In "By the Waters of Babylon", how long has it been since the people in the dead places were alive?

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lsajnkns eNotes educator| Certified Educator

In "By the Waters of Babylon" it is unknown how long it has been since the people in the dead places were alive, but you can reasonably conclude that many generations have passed in the time since. John states that traveling to the dead places has been “forbidden since the beginning of time” and also references studying the “old books” and learning “how to make the old writings”. John describes the roads to the dead places as “falling apart into great blocks of stone” and also mentions that the bridges are not passable as they are “broken and fallen like broken vines”. Many of the buildings have collapsed as well. Most of the human remains John sees are “light and old-sometimes they will fall into dust if you touch them” although he did find the body of one who had been well-preserved, his hand “like dry leather”. While describing the vision of the dead place before its destruction, John states that “for many years the poison was still in the ground”. Also, since John is able to remove metal from the dead places without becoming ill, enough time has passed for the metal to have lost its radioactivity.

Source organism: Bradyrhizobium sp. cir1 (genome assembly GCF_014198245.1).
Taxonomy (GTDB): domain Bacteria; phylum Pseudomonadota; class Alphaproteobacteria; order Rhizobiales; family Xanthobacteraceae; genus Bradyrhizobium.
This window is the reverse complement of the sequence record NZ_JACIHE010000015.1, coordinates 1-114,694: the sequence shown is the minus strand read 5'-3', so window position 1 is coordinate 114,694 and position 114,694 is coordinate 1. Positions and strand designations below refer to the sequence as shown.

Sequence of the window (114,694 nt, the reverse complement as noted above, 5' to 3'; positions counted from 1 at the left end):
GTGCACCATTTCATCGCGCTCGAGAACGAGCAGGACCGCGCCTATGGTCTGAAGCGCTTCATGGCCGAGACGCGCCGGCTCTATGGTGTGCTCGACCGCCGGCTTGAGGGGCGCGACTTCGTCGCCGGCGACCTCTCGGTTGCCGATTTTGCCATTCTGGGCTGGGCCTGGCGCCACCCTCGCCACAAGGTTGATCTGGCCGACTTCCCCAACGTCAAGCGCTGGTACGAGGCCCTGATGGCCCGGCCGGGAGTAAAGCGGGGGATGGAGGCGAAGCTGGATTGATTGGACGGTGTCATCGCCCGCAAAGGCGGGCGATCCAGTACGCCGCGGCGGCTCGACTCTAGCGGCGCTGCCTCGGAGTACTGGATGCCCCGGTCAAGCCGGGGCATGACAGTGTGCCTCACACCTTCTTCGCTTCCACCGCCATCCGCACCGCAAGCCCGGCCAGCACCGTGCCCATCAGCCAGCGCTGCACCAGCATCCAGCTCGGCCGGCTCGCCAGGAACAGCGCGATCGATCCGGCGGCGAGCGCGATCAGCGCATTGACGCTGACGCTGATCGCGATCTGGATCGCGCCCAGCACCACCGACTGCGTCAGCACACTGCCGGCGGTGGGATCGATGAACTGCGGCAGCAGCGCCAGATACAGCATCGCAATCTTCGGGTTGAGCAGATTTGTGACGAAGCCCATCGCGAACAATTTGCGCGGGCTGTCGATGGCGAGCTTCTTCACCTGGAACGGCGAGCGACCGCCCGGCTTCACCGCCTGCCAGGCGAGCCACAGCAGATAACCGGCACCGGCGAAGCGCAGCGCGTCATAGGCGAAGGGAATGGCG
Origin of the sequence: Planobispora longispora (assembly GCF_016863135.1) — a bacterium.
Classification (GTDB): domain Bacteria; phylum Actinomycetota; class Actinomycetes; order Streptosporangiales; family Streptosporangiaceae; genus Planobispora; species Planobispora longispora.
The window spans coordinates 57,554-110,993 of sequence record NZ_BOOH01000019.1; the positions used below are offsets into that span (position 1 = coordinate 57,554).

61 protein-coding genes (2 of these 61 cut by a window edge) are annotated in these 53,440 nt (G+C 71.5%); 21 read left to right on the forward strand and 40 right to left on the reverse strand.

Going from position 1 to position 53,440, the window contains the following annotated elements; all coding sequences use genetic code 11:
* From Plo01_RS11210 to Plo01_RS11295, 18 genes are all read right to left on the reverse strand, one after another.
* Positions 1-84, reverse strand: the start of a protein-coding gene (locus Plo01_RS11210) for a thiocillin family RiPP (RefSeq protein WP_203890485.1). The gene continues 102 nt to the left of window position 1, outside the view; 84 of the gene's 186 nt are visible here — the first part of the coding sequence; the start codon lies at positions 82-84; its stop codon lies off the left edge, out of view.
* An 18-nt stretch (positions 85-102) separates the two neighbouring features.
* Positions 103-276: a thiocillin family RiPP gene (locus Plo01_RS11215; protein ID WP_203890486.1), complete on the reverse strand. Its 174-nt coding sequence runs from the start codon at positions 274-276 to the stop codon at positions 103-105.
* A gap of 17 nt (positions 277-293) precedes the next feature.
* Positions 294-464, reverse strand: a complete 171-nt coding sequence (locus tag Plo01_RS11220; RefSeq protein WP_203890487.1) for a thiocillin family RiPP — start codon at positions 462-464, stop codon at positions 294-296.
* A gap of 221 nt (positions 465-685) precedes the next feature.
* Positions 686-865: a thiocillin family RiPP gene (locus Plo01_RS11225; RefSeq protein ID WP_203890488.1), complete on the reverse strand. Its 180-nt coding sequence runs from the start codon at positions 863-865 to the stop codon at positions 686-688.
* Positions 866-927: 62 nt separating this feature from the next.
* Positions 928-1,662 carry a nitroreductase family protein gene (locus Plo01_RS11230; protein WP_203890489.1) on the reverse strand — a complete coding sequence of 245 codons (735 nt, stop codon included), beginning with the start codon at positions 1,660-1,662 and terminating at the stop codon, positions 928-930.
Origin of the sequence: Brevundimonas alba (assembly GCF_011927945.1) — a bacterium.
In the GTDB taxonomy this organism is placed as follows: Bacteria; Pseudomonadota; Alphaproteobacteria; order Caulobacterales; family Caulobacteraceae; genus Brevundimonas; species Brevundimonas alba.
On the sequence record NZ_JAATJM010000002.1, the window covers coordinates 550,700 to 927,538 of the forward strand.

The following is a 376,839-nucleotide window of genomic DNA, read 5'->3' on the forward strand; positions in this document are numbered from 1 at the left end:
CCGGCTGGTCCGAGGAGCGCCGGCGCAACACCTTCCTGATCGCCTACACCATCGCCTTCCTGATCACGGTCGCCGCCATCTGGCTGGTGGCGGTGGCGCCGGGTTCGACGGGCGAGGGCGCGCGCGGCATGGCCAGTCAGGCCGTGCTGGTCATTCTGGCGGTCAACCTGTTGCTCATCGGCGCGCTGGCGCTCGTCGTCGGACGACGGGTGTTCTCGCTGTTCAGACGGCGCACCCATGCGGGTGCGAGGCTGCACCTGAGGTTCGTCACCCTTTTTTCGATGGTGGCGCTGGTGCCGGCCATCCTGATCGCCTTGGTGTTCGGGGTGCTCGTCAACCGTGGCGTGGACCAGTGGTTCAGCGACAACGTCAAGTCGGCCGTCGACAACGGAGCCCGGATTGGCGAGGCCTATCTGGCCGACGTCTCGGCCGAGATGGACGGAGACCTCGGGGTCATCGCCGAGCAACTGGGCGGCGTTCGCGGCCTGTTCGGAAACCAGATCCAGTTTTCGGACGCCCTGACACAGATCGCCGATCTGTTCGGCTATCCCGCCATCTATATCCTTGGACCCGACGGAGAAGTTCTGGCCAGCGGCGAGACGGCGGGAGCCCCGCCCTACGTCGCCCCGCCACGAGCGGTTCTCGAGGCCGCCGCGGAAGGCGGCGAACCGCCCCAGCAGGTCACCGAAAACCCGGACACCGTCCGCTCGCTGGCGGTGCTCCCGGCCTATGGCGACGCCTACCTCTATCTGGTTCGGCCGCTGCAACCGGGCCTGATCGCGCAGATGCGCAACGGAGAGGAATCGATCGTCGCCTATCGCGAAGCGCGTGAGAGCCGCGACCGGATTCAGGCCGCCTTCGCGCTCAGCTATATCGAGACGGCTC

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By the Waters of Babylon

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